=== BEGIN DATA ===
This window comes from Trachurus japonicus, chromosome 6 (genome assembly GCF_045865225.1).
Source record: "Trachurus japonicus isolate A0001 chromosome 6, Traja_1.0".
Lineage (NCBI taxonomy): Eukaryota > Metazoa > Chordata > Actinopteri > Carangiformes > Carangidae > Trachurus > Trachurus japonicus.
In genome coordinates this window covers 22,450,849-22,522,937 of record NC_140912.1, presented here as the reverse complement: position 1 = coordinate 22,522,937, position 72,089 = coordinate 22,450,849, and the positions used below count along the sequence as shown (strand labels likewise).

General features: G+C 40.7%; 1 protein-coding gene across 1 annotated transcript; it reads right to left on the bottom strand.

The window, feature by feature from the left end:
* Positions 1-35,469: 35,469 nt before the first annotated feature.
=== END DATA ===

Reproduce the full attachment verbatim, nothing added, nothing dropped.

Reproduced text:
This window comes from Trachurus japonicus, chromosome 6 (genome assembly GCF_045865225.1).
Source record: "Trachurus japonicus isolate A0001 chromosome 6, Traja_1.0".
Lineage (NCBI taxonomy): Eukaryota > Metazoa > Chordata > Actinopteri > Carangiformes > Carangidae > Trachurus > Trachurus japonicus.
In genome coordinates this window covers 22,450,849-22,522,937 of record NC_140912.1, presented here as the reverse complement: position 1 = coordinate 22,522,937, position 72,089 = coordinate 22,450,849, and the positions used below count along the sequence as shown (strand labels likewise).

General features: G+C 40.7%; 1 protein-coding gene across 1 annotated transcript; it reads right to left on the bottom strand.

The window, feature by feature from the left end:
* Positions 1-35,469: 35,469 nt before the first annotated feature.